Alien (Ridley Scott, USA, 1979) March 23, 2009Posted by Daniel Stephens in : 1970s, Film reviews, Artfully Deranged, Feminism, Genre, Audience , 6 comments
Dir. Ridley Scott; Written by Dan O’Bannon; starring Sigourney Weaver, John Hurt, Ian Holm, Tom Skerritt, Veronica Cartwright, Harry Dean Stanton, Yaphet Kotto
My introduction to Ridley Scott’s space opus came sometime after being bowled over by James Cameron’s sequel. I guess it must have been around 1990, before David Fincher released the third instalment of the Alien saga. My ignorance of Scott’s sci-fi horror had to do with the fact I wasn’t born when it was first released in 1979, and partly because my mother had withheld the video from her impressionable son’s eyes; possibly fearing permanent psychological damage. This fear didn’t last long, since my determination to witness the Alien’s first cinematic adventure far outweighed her parental guidance. Coupled with the fact Alien was one of my Mum’s favourite movies, it wasn’t long before I was another devoted fan of Alien, Ripley, and the space-horror franchise. And, for the sake of not undermining my mother, I can safely say there was no psychological damage causedat least, that’s what my shrink tells me.
My first impression of Alien was one that appears the going trend. Quite honestly, it was one of the most frightening experiences of my movie watching life. Director Ridley Scott concocts a claustrophobic, uncompromising cinematic experience that bottles up all that is good about the haunted house movie and delivers it with teeth sharp enough to cut through the screen and take your arms and legs off. From the minute the opening credit sequence starts (bringing you out of your home comforts - that include a reassuring open fire and a locked door - into the unending expanse of outer space), the hieroglyphic letters appearing slowly and methodically onscreen offering no sense of hope, you’re left exposed, alone, vulnerable.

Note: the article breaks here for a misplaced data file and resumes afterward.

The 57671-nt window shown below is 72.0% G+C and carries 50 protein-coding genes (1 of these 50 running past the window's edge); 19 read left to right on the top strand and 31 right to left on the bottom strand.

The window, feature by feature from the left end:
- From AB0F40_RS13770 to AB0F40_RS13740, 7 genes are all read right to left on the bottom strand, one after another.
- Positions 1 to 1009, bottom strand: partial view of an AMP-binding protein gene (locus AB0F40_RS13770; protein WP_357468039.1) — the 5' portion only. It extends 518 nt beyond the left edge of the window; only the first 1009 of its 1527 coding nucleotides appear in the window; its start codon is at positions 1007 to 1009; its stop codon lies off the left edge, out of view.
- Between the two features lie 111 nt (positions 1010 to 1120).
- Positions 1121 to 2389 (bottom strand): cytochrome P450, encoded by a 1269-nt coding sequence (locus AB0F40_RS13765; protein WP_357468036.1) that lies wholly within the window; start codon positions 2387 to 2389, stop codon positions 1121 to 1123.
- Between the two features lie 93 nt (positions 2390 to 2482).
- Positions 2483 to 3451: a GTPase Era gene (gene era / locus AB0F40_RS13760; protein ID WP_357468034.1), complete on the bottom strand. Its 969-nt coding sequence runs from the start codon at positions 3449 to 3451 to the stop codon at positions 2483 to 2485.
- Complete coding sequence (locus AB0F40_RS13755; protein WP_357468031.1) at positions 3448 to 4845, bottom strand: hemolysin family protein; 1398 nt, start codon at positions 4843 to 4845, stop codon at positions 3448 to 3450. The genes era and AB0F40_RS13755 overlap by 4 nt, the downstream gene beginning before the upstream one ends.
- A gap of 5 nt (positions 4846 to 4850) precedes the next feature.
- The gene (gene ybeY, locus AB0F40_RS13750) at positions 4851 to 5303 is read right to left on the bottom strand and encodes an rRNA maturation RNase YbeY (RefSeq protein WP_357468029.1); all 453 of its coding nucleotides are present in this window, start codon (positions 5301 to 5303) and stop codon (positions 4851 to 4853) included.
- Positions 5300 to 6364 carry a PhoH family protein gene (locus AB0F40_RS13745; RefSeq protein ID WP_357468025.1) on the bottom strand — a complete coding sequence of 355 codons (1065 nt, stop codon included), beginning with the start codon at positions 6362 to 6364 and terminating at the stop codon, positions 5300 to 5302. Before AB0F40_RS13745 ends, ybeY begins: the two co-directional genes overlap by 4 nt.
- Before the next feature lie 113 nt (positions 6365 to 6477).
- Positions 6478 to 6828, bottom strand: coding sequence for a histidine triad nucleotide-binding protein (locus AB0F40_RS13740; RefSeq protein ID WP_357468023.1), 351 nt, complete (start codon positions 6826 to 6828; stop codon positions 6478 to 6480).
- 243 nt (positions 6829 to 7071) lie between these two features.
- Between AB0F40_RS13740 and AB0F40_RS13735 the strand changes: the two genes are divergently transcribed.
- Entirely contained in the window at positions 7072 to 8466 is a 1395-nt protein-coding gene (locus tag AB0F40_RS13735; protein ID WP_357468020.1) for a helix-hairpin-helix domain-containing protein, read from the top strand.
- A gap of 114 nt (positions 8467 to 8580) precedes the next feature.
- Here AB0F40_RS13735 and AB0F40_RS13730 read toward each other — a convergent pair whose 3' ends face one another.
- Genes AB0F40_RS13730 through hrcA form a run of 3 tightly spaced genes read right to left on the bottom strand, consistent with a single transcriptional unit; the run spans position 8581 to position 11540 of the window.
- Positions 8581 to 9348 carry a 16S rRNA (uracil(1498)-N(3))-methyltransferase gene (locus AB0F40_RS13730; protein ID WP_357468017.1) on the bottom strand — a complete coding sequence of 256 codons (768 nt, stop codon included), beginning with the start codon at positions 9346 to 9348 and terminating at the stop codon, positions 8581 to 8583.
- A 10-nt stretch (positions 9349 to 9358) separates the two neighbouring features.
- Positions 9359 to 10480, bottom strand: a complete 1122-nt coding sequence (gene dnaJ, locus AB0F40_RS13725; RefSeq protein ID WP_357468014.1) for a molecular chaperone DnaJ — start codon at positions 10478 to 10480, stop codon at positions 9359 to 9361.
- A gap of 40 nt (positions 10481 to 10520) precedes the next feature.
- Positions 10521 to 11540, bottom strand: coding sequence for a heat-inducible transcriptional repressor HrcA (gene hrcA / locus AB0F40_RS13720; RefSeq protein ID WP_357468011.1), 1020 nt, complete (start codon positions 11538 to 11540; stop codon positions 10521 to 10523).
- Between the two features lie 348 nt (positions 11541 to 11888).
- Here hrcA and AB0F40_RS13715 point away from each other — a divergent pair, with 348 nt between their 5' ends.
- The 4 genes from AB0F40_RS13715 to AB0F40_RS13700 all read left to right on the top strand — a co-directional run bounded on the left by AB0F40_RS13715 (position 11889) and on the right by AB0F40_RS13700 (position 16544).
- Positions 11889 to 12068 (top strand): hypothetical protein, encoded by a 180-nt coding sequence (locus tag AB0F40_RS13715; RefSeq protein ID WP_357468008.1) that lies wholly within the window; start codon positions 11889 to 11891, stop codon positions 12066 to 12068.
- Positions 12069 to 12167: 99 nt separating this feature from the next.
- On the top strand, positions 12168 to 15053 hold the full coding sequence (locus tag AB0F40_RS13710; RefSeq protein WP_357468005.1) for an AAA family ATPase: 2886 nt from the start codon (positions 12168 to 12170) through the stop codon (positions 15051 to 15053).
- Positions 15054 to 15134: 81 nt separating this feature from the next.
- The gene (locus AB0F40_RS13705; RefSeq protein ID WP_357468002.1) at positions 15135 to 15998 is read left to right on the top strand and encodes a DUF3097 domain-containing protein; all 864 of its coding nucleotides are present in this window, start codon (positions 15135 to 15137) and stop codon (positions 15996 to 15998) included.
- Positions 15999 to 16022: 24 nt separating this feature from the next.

Alien was developed in the mid-1970s, the brainchild of film school graduate Dan O’Bannon. O’Bannon had worked with John Carpenter on what would become simultaneously the most successful student film and the worst professional film ever released theatrically - Dark Star. The film, a precursor to O’Bannon’s Alien, saw a group of astronauts bidding to stay alive aboard a spacecraft housing a rather nasty but ultimately timid looking alien creature. After O’Bannon left film school and saw his next project fall flat on its face, he turned to friend and producer Ronald Shusett for help. Together, they fleshed out O’Bannon’s concept and started shopping it… [MORE]
Alien in the monstrous grasp of womankind April 3, 2007Posted by Daniel Stephens in : Artfully Deranged, Feminism , add a comment
A critical study closely examining Ridley Scott’s Alien (1979) as a re-evaluation of feminist culture in cinema